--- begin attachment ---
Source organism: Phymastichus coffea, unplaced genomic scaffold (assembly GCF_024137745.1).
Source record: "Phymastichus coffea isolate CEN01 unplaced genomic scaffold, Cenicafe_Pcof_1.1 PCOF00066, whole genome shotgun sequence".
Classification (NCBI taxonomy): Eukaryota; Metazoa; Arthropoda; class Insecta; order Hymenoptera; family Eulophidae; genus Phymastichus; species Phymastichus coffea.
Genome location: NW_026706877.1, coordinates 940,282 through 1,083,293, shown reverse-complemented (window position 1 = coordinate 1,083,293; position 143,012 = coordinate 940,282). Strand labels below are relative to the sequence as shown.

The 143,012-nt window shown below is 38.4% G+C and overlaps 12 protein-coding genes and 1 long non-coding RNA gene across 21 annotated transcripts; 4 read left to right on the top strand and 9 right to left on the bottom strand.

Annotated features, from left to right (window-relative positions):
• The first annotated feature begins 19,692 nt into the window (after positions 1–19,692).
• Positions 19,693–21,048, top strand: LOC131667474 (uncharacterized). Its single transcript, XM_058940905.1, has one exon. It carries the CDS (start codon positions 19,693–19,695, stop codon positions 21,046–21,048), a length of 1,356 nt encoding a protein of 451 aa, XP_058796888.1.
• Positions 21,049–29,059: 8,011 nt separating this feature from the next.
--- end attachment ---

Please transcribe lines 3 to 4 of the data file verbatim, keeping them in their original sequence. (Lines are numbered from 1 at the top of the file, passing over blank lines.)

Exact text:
Classification (NCBI taxonomy): Eukaryota; Metazoa; Arthropoda; class Insecta; order Hymenoptera; family Eulophidae; genus Phymastichus; species Phymastichus coffea.
Genome location: NW_026706877.1, coordinates 940,282 through 1,083,293, shown reverse-complemented (window position 1 = coordinate 1,083,293; position 143,012 = coordinate 940,282). Strand labels below are relative to the sequence as shown.